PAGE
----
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SACD & DVD-Audio: Ultra-High-Resolution Music

Both SACD and DVD-Audio offer higher resolution sound than standard CDs. In many cases, they provide multichannel surround sound music, as well. But though these discs look exactly like standard CDs (and DVDs), they require a player that can handle these formats. Plus, to enjoy multichannel music, you will need a receiver with 5.1-channel inputs and a home theater speaker setup.

In this article, we'll give you a better understanding of the technology behind these discs, and how this translates to a better listening experience for you.

The lowdown on Super Audio CDs

Sony and Philips, the companies that teamed up to create the original audio CD, reunited to develop Super Audio CD technology. SACD uses a new process of sound recording and reproduction called Direct Stream Digital (DSD). DSD enables a much more direct signal path than the Pulse Code Modulation (PCM) format of original CD, which requires a number of interpolation and over-sampling filters during recording and playback. The result of DSD's simplified signal path, and of its ultra-high 2.82 MHz sampling rate, is a more faithful reproduction of the original source material and richer, warmer sound.

Although SACDs look the same as standard discs, they can hold much more digital information than regular CDs. All SACDs contain a studio-mixed, high-resolution stereo signal, and many also contain a high-resolution surround sound signal, which can carry up to six independent channels.

Many (but not all) SACD recordings are hybrid discs. They contain two distinct layers of musical information — a Super Audio layer and a standard PCM CD layer. These hybrid discs deliver high-resolution sound when played on SACD players, and they're backwards compatible for standard digital sound with regular CD players.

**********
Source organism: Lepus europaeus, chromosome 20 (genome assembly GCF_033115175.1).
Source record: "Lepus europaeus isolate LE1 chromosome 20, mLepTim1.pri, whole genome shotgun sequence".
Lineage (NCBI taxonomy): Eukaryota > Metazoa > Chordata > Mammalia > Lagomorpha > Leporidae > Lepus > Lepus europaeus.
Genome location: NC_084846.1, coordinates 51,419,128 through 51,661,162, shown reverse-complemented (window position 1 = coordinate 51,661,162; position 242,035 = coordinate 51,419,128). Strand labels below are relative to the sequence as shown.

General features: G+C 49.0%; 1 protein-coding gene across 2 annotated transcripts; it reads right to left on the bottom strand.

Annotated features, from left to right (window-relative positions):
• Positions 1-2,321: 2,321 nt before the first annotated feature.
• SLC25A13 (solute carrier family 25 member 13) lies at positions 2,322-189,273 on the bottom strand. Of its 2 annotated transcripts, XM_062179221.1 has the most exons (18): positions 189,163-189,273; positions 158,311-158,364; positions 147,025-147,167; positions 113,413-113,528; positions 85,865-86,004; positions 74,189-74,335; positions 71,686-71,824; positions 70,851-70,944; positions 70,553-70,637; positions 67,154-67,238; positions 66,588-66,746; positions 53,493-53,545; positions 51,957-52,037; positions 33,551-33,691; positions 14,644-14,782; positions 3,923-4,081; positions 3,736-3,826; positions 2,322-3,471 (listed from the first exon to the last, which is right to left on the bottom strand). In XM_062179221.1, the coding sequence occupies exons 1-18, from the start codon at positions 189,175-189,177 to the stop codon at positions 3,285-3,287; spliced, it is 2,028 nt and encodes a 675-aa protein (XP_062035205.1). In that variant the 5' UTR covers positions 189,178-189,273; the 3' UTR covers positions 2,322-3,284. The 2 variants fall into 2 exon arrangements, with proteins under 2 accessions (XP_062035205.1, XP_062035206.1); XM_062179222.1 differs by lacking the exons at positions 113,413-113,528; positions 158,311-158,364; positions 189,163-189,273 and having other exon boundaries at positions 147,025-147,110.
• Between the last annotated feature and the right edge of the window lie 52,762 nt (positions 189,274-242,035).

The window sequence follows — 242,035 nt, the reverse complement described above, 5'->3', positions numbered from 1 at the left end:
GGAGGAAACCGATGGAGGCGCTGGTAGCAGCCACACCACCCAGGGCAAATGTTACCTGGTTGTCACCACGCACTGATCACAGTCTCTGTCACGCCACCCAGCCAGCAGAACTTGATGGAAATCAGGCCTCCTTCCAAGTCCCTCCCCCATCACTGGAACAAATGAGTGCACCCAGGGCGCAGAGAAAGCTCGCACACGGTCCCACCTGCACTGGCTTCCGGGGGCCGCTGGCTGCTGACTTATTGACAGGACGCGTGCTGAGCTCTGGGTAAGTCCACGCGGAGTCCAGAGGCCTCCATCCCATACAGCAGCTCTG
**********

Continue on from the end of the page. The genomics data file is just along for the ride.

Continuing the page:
The lowdown on DVD-Audio discs

DVD-Audio uses completely different technology to achieve its ultra-high-resolution performance. Instead of abandoning the PCM audio technology, they've improved it. DVD-Audio discs take advantage of higher sampling rates — up to 192 kHz, compared to 44.1 kHz for standard CDs. Plus, DVD-Audio discs use the Meridian Lossless Packing (MLP) system that allows discs to hold up to seven times as much information as standard PCM CDs. The result is richer, more detailed sound.

Nearly all DVD-Audio discs are engineered for surround sound with up to six discrete channels of high-definition audio, though there are some ultra-high-resolution 2-channel recordings, too. Most DVD-Audio discs also contain a compressed Dolby? Digital version of the music for backwards compatibility with standard DVD players.

DVD-Audio discs typically contain added video and graphics content, so you'll want to have your player hooked up to your TV. Though the onscreen features vary from disc to disc, you may be treated to brief video clips, interviews, lyrics, and slide shows. But don't expect extended concert footage or full-length videos for all the tracks — there's only so much room on the disc, and DVD-Audio is primarily a hi-fidelity audio format.

Looking to the future, compatible with the past

As stated above, you will need a special player to access the ultra-high-resolution performance of SACDs and DVD-Audio discs. Some in the industry have predicted a format war, where one system ends up the big winner, while the other disappears from the planet (remember VHS and Beta?). However, since both formats have now co-existed for a number of years, it appears more likely that both formats will continue to survive — there are currently quite a few universal players that handle both SACDs and DVD-Audio discs.

Fortunately, the many backwards-compatibility safeguards with both formats ensure that no matter what happens, the consumer will not be hung out to dry. All SACD and DVD-Audio players also play standard CDs and many play DVD-Video discs. Plus, the SACD and DVD-Audio discs themselves usually also carry a version of the album in CD format or Dolby Digital, so standard CD and DVD players can play them, too. As prices continue to drop with high-resolution players, there's virtually no risk involved in trying out one of these formats.

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